Languages die for a lot of reasons, sometimes at the sword points of conquering armies but more often through subtle changes. The shift from being bilingual to monolingual -- the loss of a language -- is typically a gradual one, as native speakers slowly begin to favor the dominant language of the culture around them until the old one atrophies like an unused muscle. Trade paperbacks are rapidly becoming the dominant language of the comic book medium, and while we may still use both, we've already decided to speak one over the other as far as our wallets are concerned.
Regardless, accepting that a language (or a format) is "dead" doesn't mean that it shouldn't be used, that it is no longer capable of expressing anything worthwhile, or that a revitalization
shouldn't be attempted. It doesn't mean that there aren't plenty of people who still want to keep it alive because it is beautiful and worthy of preserving -- even if a lot of that relates to nostalgia.
Most comic book titles depend upon monthly reader support to make it to trades or even continue to exist, and as Dan Slott
pointed out on Twitter today, the dollars people spend (or don't spend) on monthly books are often viewed as votes for a book that can determine whether it lives or dies. There are plenty of titles that I would like to keep alive despite my declining interest in singles, but I can't help but think that it's akin to casting your votes in a deeply flawed political system that artificially limits your options and sets a pretty high bar of commitment for participation.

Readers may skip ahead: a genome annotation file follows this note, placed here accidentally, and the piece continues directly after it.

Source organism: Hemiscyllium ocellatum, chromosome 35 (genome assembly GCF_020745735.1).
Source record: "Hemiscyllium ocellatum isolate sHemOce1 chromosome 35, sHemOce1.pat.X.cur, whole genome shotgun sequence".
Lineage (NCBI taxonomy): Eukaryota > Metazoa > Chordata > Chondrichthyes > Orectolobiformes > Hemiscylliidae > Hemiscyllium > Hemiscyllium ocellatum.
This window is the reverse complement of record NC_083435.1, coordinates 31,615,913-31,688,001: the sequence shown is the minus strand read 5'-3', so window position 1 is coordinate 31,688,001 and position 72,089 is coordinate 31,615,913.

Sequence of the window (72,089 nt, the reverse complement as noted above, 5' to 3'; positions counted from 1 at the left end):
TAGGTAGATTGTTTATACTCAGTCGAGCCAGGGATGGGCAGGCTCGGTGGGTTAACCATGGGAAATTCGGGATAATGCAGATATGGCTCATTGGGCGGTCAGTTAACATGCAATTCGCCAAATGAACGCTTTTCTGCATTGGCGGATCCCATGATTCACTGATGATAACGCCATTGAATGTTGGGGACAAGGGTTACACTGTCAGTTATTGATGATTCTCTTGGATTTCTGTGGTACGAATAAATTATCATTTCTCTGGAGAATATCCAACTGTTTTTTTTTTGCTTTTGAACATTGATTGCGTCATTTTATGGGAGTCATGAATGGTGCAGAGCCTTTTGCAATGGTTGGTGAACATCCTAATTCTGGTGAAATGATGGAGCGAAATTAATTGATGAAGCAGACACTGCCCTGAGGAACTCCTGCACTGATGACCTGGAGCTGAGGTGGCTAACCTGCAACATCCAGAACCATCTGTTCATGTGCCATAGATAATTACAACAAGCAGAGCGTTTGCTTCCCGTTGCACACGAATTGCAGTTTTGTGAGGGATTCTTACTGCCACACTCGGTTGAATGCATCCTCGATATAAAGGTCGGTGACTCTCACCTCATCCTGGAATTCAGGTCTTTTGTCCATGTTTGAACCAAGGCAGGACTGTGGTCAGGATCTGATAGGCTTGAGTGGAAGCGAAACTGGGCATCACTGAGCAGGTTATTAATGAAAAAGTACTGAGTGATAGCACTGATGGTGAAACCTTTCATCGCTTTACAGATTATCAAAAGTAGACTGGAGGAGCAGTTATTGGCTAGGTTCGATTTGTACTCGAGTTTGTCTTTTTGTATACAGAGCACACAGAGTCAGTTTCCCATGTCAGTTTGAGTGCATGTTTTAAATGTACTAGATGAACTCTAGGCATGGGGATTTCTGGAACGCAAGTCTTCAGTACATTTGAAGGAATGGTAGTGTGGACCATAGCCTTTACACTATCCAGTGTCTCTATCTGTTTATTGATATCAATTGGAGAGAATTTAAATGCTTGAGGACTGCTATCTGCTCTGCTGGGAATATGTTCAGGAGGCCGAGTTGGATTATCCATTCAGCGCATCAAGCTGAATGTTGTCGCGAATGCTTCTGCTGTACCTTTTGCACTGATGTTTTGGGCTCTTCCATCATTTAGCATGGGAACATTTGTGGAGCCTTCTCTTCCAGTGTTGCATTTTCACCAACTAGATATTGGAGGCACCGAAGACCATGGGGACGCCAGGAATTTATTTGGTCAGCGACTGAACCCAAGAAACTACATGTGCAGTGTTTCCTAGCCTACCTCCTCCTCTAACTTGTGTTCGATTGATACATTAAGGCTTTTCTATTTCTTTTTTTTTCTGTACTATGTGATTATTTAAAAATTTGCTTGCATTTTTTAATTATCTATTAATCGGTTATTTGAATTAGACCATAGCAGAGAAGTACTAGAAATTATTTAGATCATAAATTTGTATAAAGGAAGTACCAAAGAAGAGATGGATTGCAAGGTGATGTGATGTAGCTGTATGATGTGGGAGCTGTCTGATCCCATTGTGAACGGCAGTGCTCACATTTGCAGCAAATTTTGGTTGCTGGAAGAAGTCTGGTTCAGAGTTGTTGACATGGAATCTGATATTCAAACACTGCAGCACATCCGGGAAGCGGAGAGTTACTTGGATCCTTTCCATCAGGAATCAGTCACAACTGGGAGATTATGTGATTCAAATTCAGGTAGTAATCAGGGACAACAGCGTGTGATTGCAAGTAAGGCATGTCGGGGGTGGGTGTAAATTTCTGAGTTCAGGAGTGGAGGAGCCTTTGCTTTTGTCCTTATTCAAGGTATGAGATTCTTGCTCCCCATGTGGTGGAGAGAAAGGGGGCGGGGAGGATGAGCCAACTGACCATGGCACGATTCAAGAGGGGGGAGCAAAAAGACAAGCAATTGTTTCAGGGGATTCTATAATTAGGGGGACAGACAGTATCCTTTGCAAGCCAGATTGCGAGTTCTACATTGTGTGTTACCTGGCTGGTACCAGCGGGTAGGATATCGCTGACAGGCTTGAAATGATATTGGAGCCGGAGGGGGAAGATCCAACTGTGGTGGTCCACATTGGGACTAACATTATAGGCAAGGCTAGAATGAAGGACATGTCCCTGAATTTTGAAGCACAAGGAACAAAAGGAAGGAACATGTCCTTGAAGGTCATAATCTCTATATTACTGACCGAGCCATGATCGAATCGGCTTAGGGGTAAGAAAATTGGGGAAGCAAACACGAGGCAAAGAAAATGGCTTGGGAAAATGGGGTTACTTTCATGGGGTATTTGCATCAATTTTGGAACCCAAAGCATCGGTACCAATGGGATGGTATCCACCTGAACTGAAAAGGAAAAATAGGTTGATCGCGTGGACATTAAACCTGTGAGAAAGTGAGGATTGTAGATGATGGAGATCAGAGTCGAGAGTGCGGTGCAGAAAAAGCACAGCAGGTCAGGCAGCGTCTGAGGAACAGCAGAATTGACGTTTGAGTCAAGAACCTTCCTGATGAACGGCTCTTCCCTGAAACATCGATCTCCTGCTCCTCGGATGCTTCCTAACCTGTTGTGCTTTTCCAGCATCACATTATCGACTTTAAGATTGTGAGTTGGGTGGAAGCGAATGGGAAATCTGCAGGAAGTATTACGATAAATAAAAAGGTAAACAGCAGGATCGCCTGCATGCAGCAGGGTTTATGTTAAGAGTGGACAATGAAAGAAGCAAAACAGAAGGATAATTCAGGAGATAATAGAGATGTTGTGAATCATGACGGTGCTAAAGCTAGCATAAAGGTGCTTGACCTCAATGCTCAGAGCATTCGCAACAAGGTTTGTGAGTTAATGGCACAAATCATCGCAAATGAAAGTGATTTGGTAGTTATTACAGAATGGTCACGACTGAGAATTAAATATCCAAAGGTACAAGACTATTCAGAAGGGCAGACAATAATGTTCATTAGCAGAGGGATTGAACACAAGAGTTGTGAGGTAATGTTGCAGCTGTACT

I would desperately like there to be some way to support the creators and titles I enjoy and access the content I want at reasonable prices and in convenient ways -- if I could download my weekly books at, say, 99 cents each and then buy the trade the later?
Digital comics aren't a panacea, but they're the only way I see serial comics surviving. And I'd like to see them survive, both because I enjoy the format and the way it can tell stories, and because it's an important proving ground for new artists and new titles
. Publishers need to make it easier for consumers to give this type of weekly financial support, preferably in cheaper, disposable installments, a model has been extremely successful for Japanese cell phone comics
and P.S. sounds a lot like a description of print comics in their heyday.
Otherwise, we'll simply have to sit back and watch the slow creep of format death until the longbox becomes the new Latin book.